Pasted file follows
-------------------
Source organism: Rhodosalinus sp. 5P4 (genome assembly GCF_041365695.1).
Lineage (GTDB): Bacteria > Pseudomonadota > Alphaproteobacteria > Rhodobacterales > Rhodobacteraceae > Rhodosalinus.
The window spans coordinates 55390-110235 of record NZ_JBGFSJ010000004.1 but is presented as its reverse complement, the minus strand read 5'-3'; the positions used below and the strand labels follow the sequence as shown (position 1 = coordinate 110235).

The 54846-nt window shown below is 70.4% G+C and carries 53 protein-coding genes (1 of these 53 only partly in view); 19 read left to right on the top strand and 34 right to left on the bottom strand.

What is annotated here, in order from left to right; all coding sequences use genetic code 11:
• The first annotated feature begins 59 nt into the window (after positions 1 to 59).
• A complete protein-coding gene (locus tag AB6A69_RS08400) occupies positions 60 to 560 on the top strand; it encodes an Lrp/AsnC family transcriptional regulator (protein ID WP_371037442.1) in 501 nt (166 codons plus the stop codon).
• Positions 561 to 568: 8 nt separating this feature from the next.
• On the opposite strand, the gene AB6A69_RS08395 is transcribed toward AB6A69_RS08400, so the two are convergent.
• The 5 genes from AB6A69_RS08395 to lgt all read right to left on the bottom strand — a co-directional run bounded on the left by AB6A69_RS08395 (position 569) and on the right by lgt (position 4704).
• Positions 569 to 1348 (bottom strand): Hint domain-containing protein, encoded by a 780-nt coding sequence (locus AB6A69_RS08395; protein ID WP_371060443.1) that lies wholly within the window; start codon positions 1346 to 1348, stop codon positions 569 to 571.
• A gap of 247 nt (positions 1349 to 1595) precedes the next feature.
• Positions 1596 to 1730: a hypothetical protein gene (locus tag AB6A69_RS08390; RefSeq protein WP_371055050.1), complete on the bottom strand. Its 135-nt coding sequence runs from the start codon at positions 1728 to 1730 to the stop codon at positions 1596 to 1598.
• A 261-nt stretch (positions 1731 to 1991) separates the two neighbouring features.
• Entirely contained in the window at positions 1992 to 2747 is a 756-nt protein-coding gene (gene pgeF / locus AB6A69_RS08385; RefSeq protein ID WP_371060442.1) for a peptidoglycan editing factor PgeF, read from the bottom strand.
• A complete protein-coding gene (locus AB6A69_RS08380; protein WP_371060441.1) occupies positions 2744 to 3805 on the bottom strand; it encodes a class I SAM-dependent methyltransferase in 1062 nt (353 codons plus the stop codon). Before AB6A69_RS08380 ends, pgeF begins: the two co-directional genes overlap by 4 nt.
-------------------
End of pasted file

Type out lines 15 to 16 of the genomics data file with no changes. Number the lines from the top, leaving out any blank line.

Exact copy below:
• Entirely contained in the window at positions 1992 to 2747 is a 756-nt protein-coding gene (gene pgeF / locus AB6A69_RS08385; RefSeq protein ID WP_371060442.1) for a peptidoglycan editing factor PgeF, read from the bottom strand.
• A complete protein-coding gene (locus AB6A69_RS08380; protein WP_371060441.1) occupies positions 2744 to 3805 on the bottom strand; it encodes a class I SAM-dependent methyltransferase in 1062 nt (353 codons plus the stop codon). Before AB6A69_RS08380 ends, pgeF begins: the two co-directional genes overlap by 4 nt.